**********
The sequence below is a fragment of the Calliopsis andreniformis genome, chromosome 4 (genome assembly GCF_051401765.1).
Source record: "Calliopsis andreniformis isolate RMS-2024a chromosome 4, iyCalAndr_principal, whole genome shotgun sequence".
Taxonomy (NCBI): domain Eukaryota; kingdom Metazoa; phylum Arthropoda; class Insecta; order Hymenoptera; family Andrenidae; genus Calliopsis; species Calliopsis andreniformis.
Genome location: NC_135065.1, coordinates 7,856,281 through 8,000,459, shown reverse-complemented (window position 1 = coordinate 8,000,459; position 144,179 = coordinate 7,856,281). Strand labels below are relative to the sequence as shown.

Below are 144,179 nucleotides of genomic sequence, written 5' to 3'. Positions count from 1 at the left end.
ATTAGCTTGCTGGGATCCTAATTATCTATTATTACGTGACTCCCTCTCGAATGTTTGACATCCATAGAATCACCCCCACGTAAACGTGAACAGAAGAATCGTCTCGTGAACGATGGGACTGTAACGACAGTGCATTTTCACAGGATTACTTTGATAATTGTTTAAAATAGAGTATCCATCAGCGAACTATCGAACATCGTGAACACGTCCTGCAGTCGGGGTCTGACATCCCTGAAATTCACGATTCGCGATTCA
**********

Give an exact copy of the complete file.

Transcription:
The sequence below is a fragment of the Calliopsis andreniformis genome, chromosome 4 (genome assembly GCF_051401765.1).
Source record: "Calliopsis andreniformis isolate RMS-2024a chromosome 4, iyCalAndr_principal, whole genome shotgun sequence".
Taxonomy (NCBI): domain Eukaryota; kingdom Metazoa; phylum Arthropoda; class Insecta; order Hymenoptera; family Andrenidae; genus Calliopsis; species Calliopsis andreniformis.
Genome location: NC_135065.1, coordinates 7,856,281 through 8,000,459, shown reverse-complemented (window position 1 = coordinate 8,000,459; position 144,179 = coordinate 7,856,281). Strand labels below are relative to the sequence as shown.

Below are 144,179 nucleotides of genomic sequence, written 5' to 3'. Positions count from 1 at the left end.
ATTAGCTTGCTGGGATCCTAATTATCTATTATTACGTGACTCCCTCTCGAATGTTTGACATCCATAGAATCACCCCCACGTAAACGTGAACAGAAGAATCGTCTCGTGAACGATGGGACTGTAACGACAGTGCATTTTCACAGGATTACTTTGATAATTGTTTAAAATAGAGTATCCATCAGCGAACTATCGAACATCGTGAACACGTCCTGCAGTCGGGGTCTGACATCCCTGAAATTCACGATTCGCGATTCA